You don’t develop a physique like this one without downing a few pounds of Cheeto dust. Fortunately, I hang around enough foodie types that not all of my indulgences are so lowbrow. I’ve made the rounds of Manhattan, Tokyo, Los Angeles, New Orleans and other eating meccas. I’m on good terms with Wagyu beef, churrascaria and all kinds of Thai chiles. I once ate a 31 course meal from Chef Jose Andres that included a serving of “lime air.”
One of the highlights of the annual Bass Fishing Hall of Fame dinner is the chance to bid on items that are – as they used to say on TV – “not sold in any store.” Yes, there are screaming deals to be had on jackplates and flipping sticks and raingear, but typically the highlights of the auction are the trips with famous anglers to incredible places.
Drummer Ginger Baker, best known for his work with Eric Clapton and Jack Bruce in Cream, died over the weekend. He was, by all accounts, a combative, ornery, substance-addicted, mean-spirted sonofabitch. There was no question that he was talented, but his battles with band members and other drummers alike, along with multiple wives, reinforced just how hard he was to deal with.
While the biggest payara were caught on live and cut bait, during our recent trip to the Amazon many of the large wolf fish came on crankbaits. Toward the end of the week a few members of the group managed to catch some good ones on big squarebills in the rapids and eddies, overall the best bait was one that the lodge gave us, an oversized deep diver from Argentina. We caught fish with it casting to sandbars and deep rock outcroppings and occasionally trolling it over expansive flats.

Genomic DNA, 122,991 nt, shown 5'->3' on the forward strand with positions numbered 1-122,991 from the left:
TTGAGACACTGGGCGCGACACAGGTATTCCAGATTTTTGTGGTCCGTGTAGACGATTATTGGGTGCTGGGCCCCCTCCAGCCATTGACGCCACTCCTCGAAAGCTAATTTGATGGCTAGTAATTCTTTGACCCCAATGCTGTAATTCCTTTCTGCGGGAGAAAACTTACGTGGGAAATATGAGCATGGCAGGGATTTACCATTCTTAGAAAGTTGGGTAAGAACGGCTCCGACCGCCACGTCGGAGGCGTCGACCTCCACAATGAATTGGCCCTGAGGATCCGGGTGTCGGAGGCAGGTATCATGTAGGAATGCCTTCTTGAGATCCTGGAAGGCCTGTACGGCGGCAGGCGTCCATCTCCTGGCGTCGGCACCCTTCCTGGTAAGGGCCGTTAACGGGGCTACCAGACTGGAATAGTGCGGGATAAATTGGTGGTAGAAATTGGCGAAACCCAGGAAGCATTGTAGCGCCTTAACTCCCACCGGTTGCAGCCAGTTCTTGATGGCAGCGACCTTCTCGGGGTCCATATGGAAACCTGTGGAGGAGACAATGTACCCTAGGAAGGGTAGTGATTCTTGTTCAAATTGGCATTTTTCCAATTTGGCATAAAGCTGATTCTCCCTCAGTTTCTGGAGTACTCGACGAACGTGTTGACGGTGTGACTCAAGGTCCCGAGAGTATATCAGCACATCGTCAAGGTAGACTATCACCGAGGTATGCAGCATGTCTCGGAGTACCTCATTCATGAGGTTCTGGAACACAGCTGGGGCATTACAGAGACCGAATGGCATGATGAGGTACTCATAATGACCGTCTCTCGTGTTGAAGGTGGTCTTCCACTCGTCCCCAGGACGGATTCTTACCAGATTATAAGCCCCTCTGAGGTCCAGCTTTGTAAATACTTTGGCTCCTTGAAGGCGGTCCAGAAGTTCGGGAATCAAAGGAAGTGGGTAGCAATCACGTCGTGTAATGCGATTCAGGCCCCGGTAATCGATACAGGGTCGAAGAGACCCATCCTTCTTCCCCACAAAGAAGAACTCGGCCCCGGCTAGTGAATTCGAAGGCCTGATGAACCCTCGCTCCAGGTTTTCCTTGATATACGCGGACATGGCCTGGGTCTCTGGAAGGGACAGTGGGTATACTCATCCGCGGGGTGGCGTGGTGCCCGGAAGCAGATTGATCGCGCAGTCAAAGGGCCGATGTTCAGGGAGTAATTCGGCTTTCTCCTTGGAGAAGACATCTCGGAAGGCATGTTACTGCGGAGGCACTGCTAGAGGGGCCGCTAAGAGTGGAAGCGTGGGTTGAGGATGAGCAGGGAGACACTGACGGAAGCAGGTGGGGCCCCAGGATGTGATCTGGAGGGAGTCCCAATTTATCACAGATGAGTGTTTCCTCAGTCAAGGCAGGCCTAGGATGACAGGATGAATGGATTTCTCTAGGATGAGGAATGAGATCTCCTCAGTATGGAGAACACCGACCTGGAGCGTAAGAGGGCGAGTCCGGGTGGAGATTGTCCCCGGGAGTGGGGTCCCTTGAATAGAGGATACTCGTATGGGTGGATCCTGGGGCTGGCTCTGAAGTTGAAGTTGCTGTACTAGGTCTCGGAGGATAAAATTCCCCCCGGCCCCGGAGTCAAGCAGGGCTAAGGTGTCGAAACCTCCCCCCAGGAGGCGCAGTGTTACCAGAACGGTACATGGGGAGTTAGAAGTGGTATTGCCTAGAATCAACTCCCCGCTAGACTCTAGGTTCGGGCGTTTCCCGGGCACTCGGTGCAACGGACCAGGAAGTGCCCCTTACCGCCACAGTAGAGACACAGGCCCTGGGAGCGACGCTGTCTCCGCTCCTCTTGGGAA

Fishing live bait or cut bait sometimes gets a bad rap (including from otherwise-informed outdoor writers). The frequent perception is that all it involves is a cricket under a cork, or a freelined shiner, and that it’s the next best thing to cheating. I’ve never gone that far, but I’ve been shamed as a friend and I flipped up a bunch of one- and two-pounders on an Okeechobee bank, and then found out that an anchored shiner guide on that same bank had already caught five fish over six pounds.
I fished local and regional tournaments for nearly 20 years, and I always thought it was the solitary nature of the sport that appealed to me. While I typically had a partner or another competitor in the boat with me, much of the work was done solo. Even when we were fishing it wasn’t a social hour and the heavy talkers quickly got a taste of either me ignoring them or – in extreme cases – a heavy dose of STFU. As a confirmed introvert, someone who’s happy to spend long hours in the boat by himself and recoils every time the phone rings, that was my idea of heaven.
I’ve spilled a lot of ink, and spent lots of pixels, criticizing the exponential proliferation of dye-sublimated fishing jerseys. While they have valid uses among pros, non-pros and even non-anglers, the problem is that when everyone wears one all the time, their value becomes diluted and they eventually turn into a parody of themselves.
I’ve now been to Brazil four times – once to Rio when I was a teenager, and three times into two different sections of the Amazon Basin over the past decade. This last trip into the Mato Grosso state was by far the most remote. We were a 2 ½ hour plane ride (to a dirt landing strip) away from the city of Manaus.